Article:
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Crimson White Online

November 29, 2006

Intramural dominating team wins fourth championship


By Taryn Elys
Contributing Writer

Twelve seconds remain on the clock. Eighty yards lay in front of the player. If he doesn't score, the team goes home, and their dreams of a national championship die.

The team is up by six, but to make it to the final round of the tournament they have to score five more points.

Trey Hayes, quarterback of one of the most dominant teams in University intramural history, said the experience was unbelievable.

"I was trying to be realistic and understand that the odds were against us, but the calmness in the huddle was unreal," he said. "It was like we'd all been here before. The attitude was just that we're fixing to go win."

The ball is snapped. Hayes throws a pass to Eric Rumanek, the 24-year-old running back.

Six seconds remain on the clock. The ball is now at mid-field.

The snap is perfect. Hayes rolls right and again throws a perfect spiral to Stephen "Eric" Rumanek, a third year law student. Rumanek falls but holds the ball out just far enough to score.

And just like that, The House went on to play in another national championship tournament.

The members of the well-known intramural team called "The House" know what it's like win. As one of 30 teams in the Pro League of intramural flag football, The House has never lost at the intramural fields at the University.

The House continued that tradition Monday night when it beat Delta Kappa Epsilon 31-0 to win its fourth UA Pro League Intramural Championship.

Jack "Trey" Hayes III is a senior majoring in industrial engineering. This is his second season as quarterback for The House.

Hayes has had the unique opportunity of playing both for and against The House. During his freshman year as quarterback for Paty Hall, Hayes played against The House in the finals.

"In the week leading up to the game, things were just different," Hayes said. "Usually you don't really care who you are playing, but when you're playing The House, you know. And believe me, you care."

Hayes said he is thankful to play on a team that means something to him.

"It's fun because everyone we play knows that even if they play well, we're going to find a way to beat them," Hayes said. "It's even more fun since I play with my best friends."

Hayes said he also values the time he spends with the team off the field.

"We're not just a group of guys that get together every Thursday night, win a football game and go our separate ways for the rest of the week," he said. "We play poker, go out to eat or just hang out several nights a week."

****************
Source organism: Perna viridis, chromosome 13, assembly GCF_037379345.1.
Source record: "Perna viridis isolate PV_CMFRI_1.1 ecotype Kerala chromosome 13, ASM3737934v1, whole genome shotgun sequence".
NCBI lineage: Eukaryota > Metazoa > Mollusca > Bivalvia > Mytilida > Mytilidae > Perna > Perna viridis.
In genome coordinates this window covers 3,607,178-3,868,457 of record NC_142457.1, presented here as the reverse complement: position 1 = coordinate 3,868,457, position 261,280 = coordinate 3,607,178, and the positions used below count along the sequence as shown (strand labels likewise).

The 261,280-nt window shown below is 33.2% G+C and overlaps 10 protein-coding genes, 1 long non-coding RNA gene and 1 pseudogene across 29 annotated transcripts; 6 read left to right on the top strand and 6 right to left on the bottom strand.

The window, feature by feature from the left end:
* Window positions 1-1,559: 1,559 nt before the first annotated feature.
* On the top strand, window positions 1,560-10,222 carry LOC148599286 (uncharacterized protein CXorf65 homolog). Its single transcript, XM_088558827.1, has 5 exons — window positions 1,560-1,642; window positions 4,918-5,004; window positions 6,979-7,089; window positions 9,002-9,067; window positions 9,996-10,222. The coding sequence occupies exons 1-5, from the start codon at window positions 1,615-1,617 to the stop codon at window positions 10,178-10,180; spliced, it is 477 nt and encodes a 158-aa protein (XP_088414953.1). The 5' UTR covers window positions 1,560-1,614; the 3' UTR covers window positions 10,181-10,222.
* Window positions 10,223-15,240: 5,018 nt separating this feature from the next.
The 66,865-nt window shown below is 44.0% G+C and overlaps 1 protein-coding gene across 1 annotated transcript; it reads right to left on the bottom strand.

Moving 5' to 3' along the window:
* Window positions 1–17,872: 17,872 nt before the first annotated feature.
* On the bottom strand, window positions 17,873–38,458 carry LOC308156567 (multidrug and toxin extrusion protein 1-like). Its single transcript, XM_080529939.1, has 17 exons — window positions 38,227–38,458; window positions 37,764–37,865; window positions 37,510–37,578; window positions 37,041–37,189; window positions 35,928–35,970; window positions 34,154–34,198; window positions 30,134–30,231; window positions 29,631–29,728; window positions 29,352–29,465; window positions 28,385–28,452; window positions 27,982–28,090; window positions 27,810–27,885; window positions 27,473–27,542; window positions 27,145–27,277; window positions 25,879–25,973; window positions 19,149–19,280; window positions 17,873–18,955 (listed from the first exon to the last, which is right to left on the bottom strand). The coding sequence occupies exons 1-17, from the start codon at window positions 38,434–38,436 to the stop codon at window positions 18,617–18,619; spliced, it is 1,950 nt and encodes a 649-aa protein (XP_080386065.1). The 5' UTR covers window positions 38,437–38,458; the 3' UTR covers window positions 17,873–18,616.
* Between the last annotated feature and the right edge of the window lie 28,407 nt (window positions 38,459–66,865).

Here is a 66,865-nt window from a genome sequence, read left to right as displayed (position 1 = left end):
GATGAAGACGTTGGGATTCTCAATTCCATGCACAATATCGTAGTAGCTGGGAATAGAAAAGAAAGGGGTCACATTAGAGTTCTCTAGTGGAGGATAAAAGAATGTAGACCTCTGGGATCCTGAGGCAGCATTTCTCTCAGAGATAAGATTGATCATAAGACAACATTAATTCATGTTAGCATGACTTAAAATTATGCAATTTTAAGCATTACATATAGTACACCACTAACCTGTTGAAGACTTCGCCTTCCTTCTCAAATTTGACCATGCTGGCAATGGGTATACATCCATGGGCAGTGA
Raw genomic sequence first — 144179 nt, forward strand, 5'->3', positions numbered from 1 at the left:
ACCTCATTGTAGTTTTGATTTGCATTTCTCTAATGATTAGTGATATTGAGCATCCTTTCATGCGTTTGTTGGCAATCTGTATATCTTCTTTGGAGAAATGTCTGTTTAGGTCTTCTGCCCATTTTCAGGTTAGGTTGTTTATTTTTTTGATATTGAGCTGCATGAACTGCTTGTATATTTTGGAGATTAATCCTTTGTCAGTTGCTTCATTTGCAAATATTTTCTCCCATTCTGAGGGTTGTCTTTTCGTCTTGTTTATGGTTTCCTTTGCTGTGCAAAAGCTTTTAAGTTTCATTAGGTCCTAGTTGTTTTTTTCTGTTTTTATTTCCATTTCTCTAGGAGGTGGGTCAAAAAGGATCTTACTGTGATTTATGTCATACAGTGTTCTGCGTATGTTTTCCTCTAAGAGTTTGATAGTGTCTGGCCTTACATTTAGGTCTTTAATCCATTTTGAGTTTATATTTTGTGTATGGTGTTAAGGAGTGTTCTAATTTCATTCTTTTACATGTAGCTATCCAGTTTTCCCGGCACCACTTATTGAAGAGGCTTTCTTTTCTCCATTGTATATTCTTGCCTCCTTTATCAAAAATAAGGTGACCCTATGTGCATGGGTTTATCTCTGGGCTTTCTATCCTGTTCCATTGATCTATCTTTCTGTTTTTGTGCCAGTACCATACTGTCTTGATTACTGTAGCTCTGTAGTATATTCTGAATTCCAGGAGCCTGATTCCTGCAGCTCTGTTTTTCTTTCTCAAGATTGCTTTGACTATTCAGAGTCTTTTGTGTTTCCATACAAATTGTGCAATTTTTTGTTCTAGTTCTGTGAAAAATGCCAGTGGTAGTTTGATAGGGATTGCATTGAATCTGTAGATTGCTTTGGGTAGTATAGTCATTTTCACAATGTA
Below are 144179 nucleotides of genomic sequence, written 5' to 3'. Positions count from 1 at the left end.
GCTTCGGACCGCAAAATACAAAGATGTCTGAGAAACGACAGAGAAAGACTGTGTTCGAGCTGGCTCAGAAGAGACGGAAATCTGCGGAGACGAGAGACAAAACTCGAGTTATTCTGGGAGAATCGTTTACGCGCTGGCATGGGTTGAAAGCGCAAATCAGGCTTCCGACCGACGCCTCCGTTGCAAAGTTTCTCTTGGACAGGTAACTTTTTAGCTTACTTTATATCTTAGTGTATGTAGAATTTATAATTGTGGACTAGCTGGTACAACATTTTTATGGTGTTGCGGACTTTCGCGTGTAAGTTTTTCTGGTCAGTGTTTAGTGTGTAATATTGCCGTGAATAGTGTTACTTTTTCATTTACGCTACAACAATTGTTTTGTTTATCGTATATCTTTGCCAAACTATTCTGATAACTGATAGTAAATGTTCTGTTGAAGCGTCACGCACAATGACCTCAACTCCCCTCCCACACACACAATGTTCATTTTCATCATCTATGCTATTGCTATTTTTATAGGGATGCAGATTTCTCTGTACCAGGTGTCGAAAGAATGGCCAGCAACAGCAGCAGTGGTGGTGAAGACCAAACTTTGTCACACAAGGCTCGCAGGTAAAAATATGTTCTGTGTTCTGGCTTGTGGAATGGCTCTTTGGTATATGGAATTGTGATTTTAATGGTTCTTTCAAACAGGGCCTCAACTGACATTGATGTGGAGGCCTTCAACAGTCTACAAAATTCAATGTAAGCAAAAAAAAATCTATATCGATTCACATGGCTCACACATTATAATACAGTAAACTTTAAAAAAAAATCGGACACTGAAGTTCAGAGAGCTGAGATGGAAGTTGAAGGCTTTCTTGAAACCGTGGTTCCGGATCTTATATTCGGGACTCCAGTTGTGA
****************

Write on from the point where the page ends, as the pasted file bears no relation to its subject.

Rumanek is one of the two founding members still on the team. He and his brother Rob Rumanek founded the team in the fall of 2002.

"It makes me feel pretty cool to think that I actually started all this," Rumanek said. "I carry that with a certain sense of pride."

Rumanek often tells the story of how the team began.

His brother and he moved into a house, he said, and their two roommates wanted to start an intramural team.

"We used to refer to our house as 'The House' so naturally that's what we called our team," he said. "We won the tournament that year, and the name just stuck."

The team played under the name "The House" for two years, Rumanek said. During the 2004 season, The House lost several members to graduation, so they merged with another group and became known as Goldbond 10K.

Last season, The House was reestablished. This season is The House's fourth, and most likely its last, since most of the players will graduate.

"As The House we have won three football championships, two co-ed football championships, two co-ed softball, three basketball and two co-ed basketball," Rumanek said. "We are best known for football, though, because we have won three of the last four championships."

Every year, The House goes to the Pontiac American Collegiate Intramural Sports Flag Football National Championship, Rumanek said.

They have never won, but in 2003, they finished in the final four.

"We probably should've won at nationals by now," Rumanek said. "It's nice to know that if we just do what we should do, we can almost always win."

Like Hayes, Rumanek said he values The House because his closest friends are on the team.

"Our confidence comes from trust," Rumanek said. "It's great to play with your best friends because you trust them and you know they are going to give it their all. But it's also harder because sometimes you have to do what's best for the team-even if that means telling your roommate to sit on the bench."

Robert "Bob" Boylan, a senior majoring in education, is one of The House's loyal fans.

"I haven't missed a game since I started following the team last season," Boylan said. "I even went with them to Florida for nationals."

Boylan, who was voted Most School Spirit in high school, describes himself as an "excited and enthusiastic" fan. He said he started going to games last season when Hayes began playing for The House, he said.

"They're all such great guys," Boylan said. "I first started coming to games because I was stunned by how good they are. Now I come because they are some of my closest friends."

Boylan said he wants to become involved with what some of the team calls the "legacy" and the rest of the team calls the "dynasty."

"If four people get injured then I get to play," Boylan said laughing. "Otherwise, I'll just sit on the sidelines and cheer on my team."

The members of The House are uncertain of the future of the dynasty.

"It would be hard for Trey to continue The House tradition without the chemistry that we have developed over the past few years," Rumanek said. "Since my brother and I are graduating, I think The House might ride off into the sunset."




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